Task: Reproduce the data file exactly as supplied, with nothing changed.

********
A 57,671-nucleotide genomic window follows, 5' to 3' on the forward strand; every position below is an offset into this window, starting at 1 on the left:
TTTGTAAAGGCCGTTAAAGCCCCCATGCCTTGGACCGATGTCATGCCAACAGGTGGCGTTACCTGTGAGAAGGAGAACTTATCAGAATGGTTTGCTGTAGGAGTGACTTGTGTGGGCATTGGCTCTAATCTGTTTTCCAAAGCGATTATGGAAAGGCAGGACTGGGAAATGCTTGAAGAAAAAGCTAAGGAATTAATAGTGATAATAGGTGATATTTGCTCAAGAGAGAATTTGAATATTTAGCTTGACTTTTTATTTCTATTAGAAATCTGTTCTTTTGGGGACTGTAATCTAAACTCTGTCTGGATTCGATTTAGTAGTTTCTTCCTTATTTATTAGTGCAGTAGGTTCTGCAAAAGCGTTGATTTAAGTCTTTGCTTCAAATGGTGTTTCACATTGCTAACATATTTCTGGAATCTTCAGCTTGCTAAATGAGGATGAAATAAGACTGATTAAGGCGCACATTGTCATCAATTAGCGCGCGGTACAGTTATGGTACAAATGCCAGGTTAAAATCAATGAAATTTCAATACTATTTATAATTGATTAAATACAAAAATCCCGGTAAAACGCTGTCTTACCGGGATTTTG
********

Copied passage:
A 57,671-nucleotide genomic window follows, 5' to 3' on the forward strand; every position below is an offset into this window, starting at 1 on the left:
TTTGTAAAGGCCGTTAAAGCCCCCATGCCTTGGACCGATGTCATGCCAACAGGTGGCGTTACCTGTGAGAAGGAGAACTTATCAGAATGGTTTGCTGTAGGAGTGACTTGTGTGGGCATTGGCTCTAATCTGTTTTCCAAAGCGATTATGGAAAGGCAGGACTGGGAAATGCTTGAAGAAAAAGCTAAGGAATTAATAGTGATAATAGGTGATATTTGCTCAAGAGAGAATTTGAATATTTAGCTTGACTTTTTATTTCTATTAGAAATCTGTTCTTTTGGGGACTGTAATCTAAACTCTGTCTGGATTCGATTTAGTAGTTTCTTCCTTATTTATTAGTGCAGTAGGTTCTGCAAAAGCGTTGATTTAAGTCTTTGCTTCAAATGGTGTTTCACATTGCTAACATATTTCTGGAATCTTCAGCTTGCTAAATGAGGATGAAATAAGACTGATTAAGGCGCACATTGTCATCAATTAGCGCGCGGTACAGTTATGGTACAAATGCCAGGTTAAAATCAATGAAATTTCAATACTATTTATAATTGATTAAATACAAAAATCCCGGTAAAACGCTGTCTTACCGGGATTTTG